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Storm King Art Center announced today that its 2014 special exhibition will showcase works by internationally celebrated Chinese contemporary artist
Zhang Huan. Zhang’s Three Legged Buddha (2007), a colossal sculpture standing nearly twenty-eight feet high and weighing more than twelve tons, is the stimulus for the exhibition. The copper and steel work entered Storm King’s permanent collection in 2010, and is installed by a grove of maple trees. Focusing on Zhang’s interest in Buddhist imagery and themes within his work, the exhibition will feature large-scale, outdoor works installed near Three Legged Buddha and other works will be displayed indoors, filling the galleries of Storm King’s Museum Building.

Zhang Huan (b. 1965), Three Legged Buddha, 2007.  Steel and copper 28' 2 1/2" x 42' x 22' 7 5/8".  Gift of Zhang Huan and The Pace Gallery.  Storm King Art Center, Mountainville, NY.  Photograph by Jerry L. Thompson.
Zhang Huan (b. 1965), Three Legged Buddha, 2007. Steel and copper 28′ 2 1/2″ x 42′ x 22′ 7 5/8″. Gift of Zhang Huan and The Pace Gallery. Storm King Art Center, Mountainville, NY. Photograph by Jerry L. Thompson.
Opening to the public on May 3, 2014, the exhibition is organized by David R. Collens, Director and Curator of Storm King Art Center, and Melissa Chiu, Director of Asia Society Museum, New York. Presenting works on loan from private and public collections in the U.S. and China, the exhibition will remain on view through mid-November 2014.

Three Legged Buddha is one in a series of large-scale works inspired by the artist’s
travels in Tibet, where he encountered fragments of Buddhist statuary destroyed during China’s Cultural Revolution in the mid-1960s and early 1970s. Zhang’s monumental sculpture represents the bottom half of a sprawling, three-legged behemoth, one of whose feet rests on an eight-foot high human head that appears to be either emerging from or sinking into the earth. Rather than emphasizing the political implications of his sculptures, Zhang sees these works revealing the body’s vulnerability in adverse social conditions.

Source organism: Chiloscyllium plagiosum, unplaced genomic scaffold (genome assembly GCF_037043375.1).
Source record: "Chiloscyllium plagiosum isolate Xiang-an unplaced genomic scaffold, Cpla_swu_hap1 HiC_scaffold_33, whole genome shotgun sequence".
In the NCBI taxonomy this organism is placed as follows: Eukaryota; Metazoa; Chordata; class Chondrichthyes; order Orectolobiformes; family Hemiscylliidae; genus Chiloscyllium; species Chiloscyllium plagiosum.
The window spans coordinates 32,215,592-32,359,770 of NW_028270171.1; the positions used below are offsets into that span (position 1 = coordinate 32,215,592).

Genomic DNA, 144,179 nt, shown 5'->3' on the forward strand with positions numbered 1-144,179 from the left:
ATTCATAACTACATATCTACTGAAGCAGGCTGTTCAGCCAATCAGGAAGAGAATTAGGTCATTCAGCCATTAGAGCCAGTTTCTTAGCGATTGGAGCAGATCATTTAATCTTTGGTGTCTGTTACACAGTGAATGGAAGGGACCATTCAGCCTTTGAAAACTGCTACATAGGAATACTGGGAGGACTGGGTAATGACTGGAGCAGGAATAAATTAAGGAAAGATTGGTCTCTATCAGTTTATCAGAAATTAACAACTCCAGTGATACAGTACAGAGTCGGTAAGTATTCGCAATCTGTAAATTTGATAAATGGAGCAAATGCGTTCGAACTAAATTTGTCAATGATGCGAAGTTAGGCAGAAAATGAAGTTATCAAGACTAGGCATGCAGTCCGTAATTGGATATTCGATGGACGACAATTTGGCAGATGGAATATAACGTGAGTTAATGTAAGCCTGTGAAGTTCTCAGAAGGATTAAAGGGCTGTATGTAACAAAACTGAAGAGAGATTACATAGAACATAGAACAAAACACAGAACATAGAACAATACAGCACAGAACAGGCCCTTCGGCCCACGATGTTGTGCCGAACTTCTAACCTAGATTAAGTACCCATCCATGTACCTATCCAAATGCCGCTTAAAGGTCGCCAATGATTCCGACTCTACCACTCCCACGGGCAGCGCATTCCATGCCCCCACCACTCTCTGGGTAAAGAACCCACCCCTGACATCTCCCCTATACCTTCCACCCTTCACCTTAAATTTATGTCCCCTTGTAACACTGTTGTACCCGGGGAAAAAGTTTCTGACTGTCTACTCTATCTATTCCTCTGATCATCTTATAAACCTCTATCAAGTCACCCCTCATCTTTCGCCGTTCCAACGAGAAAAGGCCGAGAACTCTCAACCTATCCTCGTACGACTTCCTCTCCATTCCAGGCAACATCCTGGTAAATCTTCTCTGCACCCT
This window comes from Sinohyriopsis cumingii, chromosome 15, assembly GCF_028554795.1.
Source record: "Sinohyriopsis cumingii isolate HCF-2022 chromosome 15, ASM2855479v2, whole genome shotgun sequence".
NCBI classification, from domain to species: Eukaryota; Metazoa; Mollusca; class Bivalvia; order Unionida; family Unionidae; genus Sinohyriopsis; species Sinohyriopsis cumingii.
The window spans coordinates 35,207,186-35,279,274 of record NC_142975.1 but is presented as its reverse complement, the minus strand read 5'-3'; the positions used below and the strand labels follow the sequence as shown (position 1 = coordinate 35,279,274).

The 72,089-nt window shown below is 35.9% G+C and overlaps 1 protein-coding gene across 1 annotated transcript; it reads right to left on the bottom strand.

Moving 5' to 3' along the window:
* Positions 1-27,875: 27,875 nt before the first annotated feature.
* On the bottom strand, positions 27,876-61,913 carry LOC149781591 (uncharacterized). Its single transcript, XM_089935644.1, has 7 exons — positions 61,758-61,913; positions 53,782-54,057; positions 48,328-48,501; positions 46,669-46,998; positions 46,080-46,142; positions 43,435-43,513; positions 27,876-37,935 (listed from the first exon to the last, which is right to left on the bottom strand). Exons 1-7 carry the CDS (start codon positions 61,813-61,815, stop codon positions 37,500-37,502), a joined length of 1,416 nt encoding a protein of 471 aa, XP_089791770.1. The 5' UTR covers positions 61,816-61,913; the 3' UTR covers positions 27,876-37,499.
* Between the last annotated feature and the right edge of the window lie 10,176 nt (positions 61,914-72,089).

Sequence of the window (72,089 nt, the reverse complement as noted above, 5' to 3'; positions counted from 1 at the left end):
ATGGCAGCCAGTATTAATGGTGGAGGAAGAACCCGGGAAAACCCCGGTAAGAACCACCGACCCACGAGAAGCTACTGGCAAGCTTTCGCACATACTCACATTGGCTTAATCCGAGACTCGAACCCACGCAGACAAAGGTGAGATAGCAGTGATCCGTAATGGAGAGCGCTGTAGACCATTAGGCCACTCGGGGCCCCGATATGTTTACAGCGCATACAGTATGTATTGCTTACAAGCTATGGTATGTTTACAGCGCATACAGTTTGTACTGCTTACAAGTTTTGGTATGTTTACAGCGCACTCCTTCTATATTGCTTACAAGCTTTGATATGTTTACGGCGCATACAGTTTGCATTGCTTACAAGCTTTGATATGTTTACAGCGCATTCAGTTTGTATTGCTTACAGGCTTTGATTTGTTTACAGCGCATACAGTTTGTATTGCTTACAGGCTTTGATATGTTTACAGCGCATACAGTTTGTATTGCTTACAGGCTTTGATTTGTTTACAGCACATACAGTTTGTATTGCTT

Storm King President John P. Stern said, “The magnificent Three Legged Buddha
has graced the Maple Rooms, captivating visitors since its installation in June 2010. The sculpture is an inspiration for this exhibition and will provide the context for our display of Zhang Huan’s works in 2014.”

Since becoming a Ju Shi Buddhist (meaning “a Buddhist who lives at home”) in 2005,
Zhang has produced more works that explicitly take the Buddha as their subject. This series marks a significant shift in Zhang’s practice from time-based performances featuring his body as the central object to object-based sculptural representations of Buddha. The Storm King exhibition will primarily highlight sculpture and flat works created since 2005 that focus on Buddhist themes, including colossal Buddha fragment sculptures. Two large-scale works, one of which is a temple that has never before been exhibited, will be coming directly from the artist’s studio in China and displayed with other small- and large-scale sculptures. To complement the works on view, there will be source material available that will contextualize these works within Zhang’s broader artistic practice.

Storm King will publish a fully illustrated catalogue in conjunction with the exhibition that will include an interview with Zhang conducted by Ms. Chiu and an essay by Storm King Associate Curator Nora Lawrence.

Zhang Huan

Born in Henan Province in 1965, Zhang Huan is one of the most influential and